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by a singular effort, his last poem combined all these elements, and therefore Don Juan will always be the completest representation of a poet's idiosyncrasy ever revealed to his fellow men. In this many-sidedness Byron holds supreme dominion over his contemporaries. Wordsworth surpasses him in the intensity of his worship of nature. Moore, in his playful elaboration of metaphors, conventional elegances, and finely-edged wit. Scott, in the range of human character; although the objectivity of the novelist, and the subjectivity of the poet, render them perhaps unfit parallels. But in adaptability to the masses, as existing in the nineteenth century, no poet has so completely taken their nature upon him as the author of Don Juan. Even "Childe Harold," gloomy and subjective as it is, becomes a phase of the human mind, as shadowed in the present age, and has its root as much in the world as in the poet's heart. We make these remarks to show why we do not think that Mr. Halleck is the Byron of America. One half of his poetical labors is an imitation of the noble poet's greatest work. Materials for a jioem of this description are not to be found in a young republic; the magazine is in ancient monarchies. Time is a vast storehouse of absurdity, solemnities, sorrows, and jests. This is the gamut of human nature, and it requires centuries to leam its science of harmony.

We conclude our notice of Halleck by assuring him that the Anglo-Saxons will expect finer poems than he has yet produced; it is in him, we know, for has he not revealed some of his powers by such lines as these? They come forth to the outer world just as a strain of melody bursts from a banquet hall, where high revel is held, when the door is opened to admit some favored guest.

"Strike—till the last armed foe expires:
Strike—for your altars, and your fires;
Strike—for the green graves of your sires,
God, and your native land!"

EICHARD HENEY DANA.

There are a simplicity and individuality about Dana's writings, which give him the decided impress of being a man of more originality than he really possesses.

There is less reliance upon foreign sources for his subjects; he likewise treats them in a manner of his own, which compels the reader to respect him for his intention, if he cannot applaud him for the successful result of his experiment.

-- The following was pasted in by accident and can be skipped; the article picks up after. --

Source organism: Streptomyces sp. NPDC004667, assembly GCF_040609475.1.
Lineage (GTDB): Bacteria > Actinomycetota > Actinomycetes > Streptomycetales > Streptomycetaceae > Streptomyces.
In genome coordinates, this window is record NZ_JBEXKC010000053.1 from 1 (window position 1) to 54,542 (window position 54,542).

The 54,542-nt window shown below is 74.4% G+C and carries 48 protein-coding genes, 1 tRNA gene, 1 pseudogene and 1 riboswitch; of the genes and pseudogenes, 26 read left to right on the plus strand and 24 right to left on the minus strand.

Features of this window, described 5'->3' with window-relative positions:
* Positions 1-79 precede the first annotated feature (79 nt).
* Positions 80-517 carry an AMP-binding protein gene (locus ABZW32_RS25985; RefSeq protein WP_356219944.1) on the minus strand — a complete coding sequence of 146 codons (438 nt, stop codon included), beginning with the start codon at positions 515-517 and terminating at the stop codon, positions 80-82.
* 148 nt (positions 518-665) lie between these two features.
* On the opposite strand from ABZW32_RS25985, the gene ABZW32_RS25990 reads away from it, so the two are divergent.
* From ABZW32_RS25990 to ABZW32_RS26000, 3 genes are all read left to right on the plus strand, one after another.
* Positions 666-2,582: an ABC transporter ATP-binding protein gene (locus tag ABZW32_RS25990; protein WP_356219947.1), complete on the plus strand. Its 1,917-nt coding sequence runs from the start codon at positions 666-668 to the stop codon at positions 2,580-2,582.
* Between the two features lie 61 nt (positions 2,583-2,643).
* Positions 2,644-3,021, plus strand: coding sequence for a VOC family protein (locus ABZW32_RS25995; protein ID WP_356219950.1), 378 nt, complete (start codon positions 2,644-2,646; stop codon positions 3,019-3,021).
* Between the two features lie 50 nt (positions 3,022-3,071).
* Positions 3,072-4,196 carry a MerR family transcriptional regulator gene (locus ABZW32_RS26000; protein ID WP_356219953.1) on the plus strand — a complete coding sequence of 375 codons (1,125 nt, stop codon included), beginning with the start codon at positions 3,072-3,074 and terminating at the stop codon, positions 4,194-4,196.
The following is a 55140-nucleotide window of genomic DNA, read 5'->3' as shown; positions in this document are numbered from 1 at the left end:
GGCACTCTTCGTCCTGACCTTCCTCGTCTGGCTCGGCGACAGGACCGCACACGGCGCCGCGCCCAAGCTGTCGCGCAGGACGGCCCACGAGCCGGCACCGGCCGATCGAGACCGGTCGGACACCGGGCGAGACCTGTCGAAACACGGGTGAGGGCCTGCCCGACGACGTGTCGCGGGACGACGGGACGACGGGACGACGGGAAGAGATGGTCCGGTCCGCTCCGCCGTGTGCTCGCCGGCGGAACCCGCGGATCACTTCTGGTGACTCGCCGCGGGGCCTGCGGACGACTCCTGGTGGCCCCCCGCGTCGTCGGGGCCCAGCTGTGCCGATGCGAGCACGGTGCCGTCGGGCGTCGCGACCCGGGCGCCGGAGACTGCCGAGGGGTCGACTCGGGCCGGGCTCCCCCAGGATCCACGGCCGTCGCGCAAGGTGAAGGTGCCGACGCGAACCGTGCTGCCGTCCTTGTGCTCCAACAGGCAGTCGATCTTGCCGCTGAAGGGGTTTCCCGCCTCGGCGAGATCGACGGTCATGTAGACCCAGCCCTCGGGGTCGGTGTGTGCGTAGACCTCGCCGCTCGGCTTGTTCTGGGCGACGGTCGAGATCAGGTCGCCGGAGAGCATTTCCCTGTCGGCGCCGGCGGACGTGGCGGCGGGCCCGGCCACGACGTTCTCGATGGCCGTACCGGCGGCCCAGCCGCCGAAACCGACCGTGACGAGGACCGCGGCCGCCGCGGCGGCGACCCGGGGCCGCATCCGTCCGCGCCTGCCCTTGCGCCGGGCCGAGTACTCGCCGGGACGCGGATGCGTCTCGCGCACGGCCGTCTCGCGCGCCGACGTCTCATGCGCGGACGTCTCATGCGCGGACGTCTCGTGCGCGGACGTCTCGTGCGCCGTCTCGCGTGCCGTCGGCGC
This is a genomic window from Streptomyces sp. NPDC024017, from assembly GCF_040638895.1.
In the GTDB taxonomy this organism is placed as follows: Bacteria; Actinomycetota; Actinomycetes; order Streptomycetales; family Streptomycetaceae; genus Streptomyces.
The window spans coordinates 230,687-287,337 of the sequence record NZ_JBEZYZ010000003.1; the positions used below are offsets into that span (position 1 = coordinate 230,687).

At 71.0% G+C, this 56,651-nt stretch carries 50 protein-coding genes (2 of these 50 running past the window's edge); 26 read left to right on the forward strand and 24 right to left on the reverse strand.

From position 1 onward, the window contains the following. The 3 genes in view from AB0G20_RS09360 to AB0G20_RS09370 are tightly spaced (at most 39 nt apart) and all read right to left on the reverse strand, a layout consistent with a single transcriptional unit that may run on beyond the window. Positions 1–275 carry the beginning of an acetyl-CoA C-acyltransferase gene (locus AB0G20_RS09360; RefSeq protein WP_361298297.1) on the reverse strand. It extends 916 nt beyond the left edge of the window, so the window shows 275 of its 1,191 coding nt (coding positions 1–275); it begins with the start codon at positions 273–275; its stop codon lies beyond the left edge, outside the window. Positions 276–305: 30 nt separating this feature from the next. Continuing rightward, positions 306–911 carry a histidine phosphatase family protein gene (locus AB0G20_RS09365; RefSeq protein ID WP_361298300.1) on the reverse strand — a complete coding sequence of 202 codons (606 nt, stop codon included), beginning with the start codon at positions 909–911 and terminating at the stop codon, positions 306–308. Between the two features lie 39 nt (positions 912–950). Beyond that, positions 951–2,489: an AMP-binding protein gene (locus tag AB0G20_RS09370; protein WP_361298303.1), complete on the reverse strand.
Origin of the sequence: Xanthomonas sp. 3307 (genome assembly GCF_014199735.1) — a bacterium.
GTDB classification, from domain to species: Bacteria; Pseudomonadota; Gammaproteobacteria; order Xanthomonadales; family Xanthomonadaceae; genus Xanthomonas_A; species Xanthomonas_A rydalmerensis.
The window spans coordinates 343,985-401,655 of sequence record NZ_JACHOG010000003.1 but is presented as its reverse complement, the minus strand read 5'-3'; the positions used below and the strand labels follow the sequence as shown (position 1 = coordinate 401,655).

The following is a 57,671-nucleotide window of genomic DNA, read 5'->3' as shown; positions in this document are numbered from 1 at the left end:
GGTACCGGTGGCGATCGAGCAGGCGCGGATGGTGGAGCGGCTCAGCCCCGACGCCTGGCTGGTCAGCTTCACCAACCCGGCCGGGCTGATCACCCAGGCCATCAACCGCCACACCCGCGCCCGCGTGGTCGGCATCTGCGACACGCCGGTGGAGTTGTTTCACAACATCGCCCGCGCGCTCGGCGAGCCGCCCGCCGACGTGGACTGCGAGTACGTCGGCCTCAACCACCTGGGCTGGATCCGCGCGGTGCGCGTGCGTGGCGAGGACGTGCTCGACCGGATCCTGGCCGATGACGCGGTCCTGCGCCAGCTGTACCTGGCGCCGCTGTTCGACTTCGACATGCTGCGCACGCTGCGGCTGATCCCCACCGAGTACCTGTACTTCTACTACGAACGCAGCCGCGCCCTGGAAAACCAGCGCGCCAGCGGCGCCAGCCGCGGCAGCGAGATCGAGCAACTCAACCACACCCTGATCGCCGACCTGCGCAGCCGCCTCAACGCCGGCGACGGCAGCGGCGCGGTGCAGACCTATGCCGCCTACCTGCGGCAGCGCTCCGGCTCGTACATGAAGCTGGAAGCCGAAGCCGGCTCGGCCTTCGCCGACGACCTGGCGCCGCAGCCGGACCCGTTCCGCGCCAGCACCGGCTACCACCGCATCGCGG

We shall treat of his poems first, and then consider him as a lecturer and essayist.

He is well known to the public as the author of the "Buccaneer," a poem of great merit, and full of fine thoughts, simply and forcibly described.

His portrait of the freebooter himself is drawn with a vigorous pencil. There is a total absence of all tawdry or adventitious embellishments in this old poet's verse, which stands out in bold relief to the artificial elegances and cuckoo-note tracks of many modern and fashionable authors.

"Twelve years are gone since Matthew Lee
Held in this isle unquestioned sway;

A dark, low, brawny man was he;
His law,—' It is my way!'
Beneath his thickset brows a sharp light broke
From small grey eyes: his laugh a triumph spoke."

This is a bold Koman kind of verse, which at once tells upon the reader. It somewhere or other strongly reminds us of Wordsworth's opening stanza of " Rob Roy:"

"A famous man was Robin Hood,
The English ballad-singer's joy;
But Scotland boasts a man as good,
It is her bold Rob Roy."

* * *

And shortly after come these lines:

"The good old rule, the simple plan,

That they shall take who have the power,
And they shall keep who can."

These coincidences are, however, unavoidable in poetry when they partake of the same peculiar nature, and many of Dana's simple, manly productions, remind us of the poet-laureate's.

The American writer dashes off with a few vigorous touches a graphic picture of the old Buccaneer.

"Cruel of heart, and strong of arm;
Loud in his sport, and keen for spoil,
He little recked of good or harm,—
Fierce both in mirth and toil.
Yet like a dog could fawn, if need there were;
Speak mildly when he would, or look in fear!"

Of another order in poetry, we quote some verses which

show the old poet's strength of hand in painting the sea; it is very suggestive to remark how the nature of the writer comes out in describing the same object. Byron, Cooper, and Dana, of moderns, have been successful in interesting the reader in the glorious old ocean. How differently, yet the same! The quiet simplicity of Dana is shown in these lines:

"But when the light winds lie at rest,

And on the glassy heaving sea,
The black duck, with her glossy breast,

Sits swinging silently.
How beautiful! no ripples break the reach,
And strong waves go noiseless up the bench."

* * * * *

Observe how little the subjective part of imagination is called into play here; only one incidental allusion of a remote kind in the ejaculation, "how beautiful!" All is pure outside description, simply and faithfully rendered.

"T is fearful! on the broad-backed waves,
To feel them shake, and hear them roar,
Beneath, unsounded, dreadful caves,
Around, no cheerful shore.

Yet 'mid this solemn world what deeds are done!

The curse goes up, the deadly sea-fight's won.
*****

The ship works hard; the sea runs high;

Their white tops flashing through the night,
Give to the eager straining eye,

A wild and shifting light .

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